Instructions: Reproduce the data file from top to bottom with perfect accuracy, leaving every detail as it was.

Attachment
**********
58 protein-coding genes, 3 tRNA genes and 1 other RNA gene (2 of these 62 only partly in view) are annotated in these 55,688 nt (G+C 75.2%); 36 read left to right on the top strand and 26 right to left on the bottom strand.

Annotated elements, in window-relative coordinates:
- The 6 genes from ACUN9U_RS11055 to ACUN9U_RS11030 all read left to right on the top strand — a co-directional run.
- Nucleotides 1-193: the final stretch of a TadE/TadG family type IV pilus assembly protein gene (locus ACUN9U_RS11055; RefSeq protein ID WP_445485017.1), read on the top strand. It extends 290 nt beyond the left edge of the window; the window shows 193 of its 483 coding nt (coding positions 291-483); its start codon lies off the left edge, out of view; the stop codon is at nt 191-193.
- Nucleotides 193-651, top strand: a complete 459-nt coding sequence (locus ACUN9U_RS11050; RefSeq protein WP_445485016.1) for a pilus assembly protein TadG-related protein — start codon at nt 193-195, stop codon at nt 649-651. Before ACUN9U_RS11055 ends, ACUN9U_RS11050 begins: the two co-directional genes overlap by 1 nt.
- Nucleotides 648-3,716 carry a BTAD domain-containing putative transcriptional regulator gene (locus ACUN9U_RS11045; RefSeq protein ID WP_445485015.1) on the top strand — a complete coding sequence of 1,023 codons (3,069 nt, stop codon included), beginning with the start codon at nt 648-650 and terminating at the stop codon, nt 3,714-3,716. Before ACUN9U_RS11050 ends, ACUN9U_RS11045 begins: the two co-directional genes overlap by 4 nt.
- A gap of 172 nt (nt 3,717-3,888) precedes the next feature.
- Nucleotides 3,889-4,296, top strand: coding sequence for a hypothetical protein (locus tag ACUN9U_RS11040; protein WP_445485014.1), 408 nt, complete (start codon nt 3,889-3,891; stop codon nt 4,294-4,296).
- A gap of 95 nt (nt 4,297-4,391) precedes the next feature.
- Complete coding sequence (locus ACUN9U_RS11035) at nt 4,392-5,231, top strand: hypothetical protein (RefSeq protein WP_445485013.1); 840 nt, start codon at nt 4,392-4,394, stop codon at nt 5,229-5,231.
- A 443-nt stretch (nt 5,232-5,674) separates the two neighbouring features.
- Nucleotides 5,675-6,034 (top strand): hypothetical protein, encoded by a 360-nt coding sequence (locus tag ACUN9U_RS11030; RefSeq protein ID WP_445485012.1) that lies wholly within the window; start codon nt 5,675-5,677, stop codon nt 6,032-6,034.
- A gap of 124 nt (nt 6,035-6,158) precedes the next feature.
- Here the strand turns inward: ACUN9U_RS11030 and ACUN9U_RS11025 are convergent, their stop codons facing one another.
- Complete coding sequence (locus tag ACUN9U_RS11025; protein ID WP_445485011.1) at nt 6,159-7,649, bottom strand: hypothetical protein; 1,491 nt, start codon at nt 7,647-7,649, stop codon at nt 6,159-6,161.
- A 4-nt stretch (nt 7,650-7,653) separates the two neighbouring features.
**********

58 protein-coding genes, 3 tRNA genes and 1 other RNA gene (2 of these 62 only partly in view) are annotated in these 55,688 nt (G+C 75.2%); 36 read left to right on the top strand and 26 right to left on the bottom strand.

Annotated elements, in window-relative coordinates:
- The 6 genes from ACUN9U_RS11055 to ACUN9U_RS11030 all read left to right on the top strand — a co-directional run.
- Nucleotides 1-193: the final stretch of a TadE/TadG family type IV pilus assembly protein gene (locus ACUN9U_RS11055; RefSeq protein ID WP_445485017.1), read on the top strand. It extends 290 nt beyond the left edge of the window; the window shows 193 of its 483 coding nt (coding positions 291-483); its start codon lies off the left edge, out of view; the stop codon is at nt 191-193.
- Nucleotides 193-651, top strand: a complete 459-nt coding sequence (locus ACUN9U_RS11050; RefSeq protein WP_445485016.1) for a pilus assembly protein TadG-related protein — start codon at nt 193-195, stop codon at nt 649-651. Before ACUN9U_RS11055 ends, ACUN9U_RS11050 begins: the two co-directional genes overlap by 1 nt.
- Nucleotides 648-3,716 carry a BTAD domain-containing putative transcriptional regulator gene (locus ACUN9U_RS11045; RefSeq protein ID WP_445485015.1) on the top strand — a complete coding sequence of 1,023 codons (3,069 nt, stop codon included), beginning with the start codon at nt 648-650 and terminating at the stop codon, nt 3,714-3,716. Before ACUN9U_RS11050 ends, ACUN9U_RS11045 begins: the two co-directional genes overlap by 4 nt.
- A gap of 172 nt (nt 3,717-3,888) precedes the next feature.
- Nucleotides 3,889-4,296, top strand: coding sequence for a hypothetical protein (locus tag ACUN9U_RS11040; protein WP_445485014.1), 408 nt, complete (start codon nt 3,889-3,891; stop codon nt 4,294-4,296).
- A gap of 95 nt (nt 4,297-4,391) precedes the next feature.
- Complete coding sequence (locus ACUN9U_RS11035) at nt 4,392-5,231, top strand: hypothetical protein (RefSeq protein WP_445485013.1); 840 nt, start codon at nt 4,392-4,394, stop codon at nt 5,229-5,231.
- A 443-nt stretch (nt 5,232-5,674) separates the two neighbouring features.
- Nucleotides 5,675-6,034 (top strand): hypothetical protein, encoded by a 360-nt coding sequence (locus tag ACUN9U_RS11030; RefSeq protein ID WP_445485012.1) that lies wholly within the window; start codon nt 5,675-5,677, stop codon nt 6,032-6,034.
- A gap of 124 nt (nt 6,035-6,158) precedes the next feature.
- Here the strand turns inward: ACUN9U_RS11030 and ACUN9U_RS11025 are convergent, their stop codons facing one another.
- Complete coding sequence (locus tag ACUN9U_RS11025; protein ID WP_445485011.1) at nt 6,159-7,649, bottom strand: hypothetical protein; 1,491 nt, start codon at nt 7,647-7,649, stop codon at nt 6,159-6,161.
- A 4-nt stretch (nt 7,650-7,653) separates the two neighbouring features.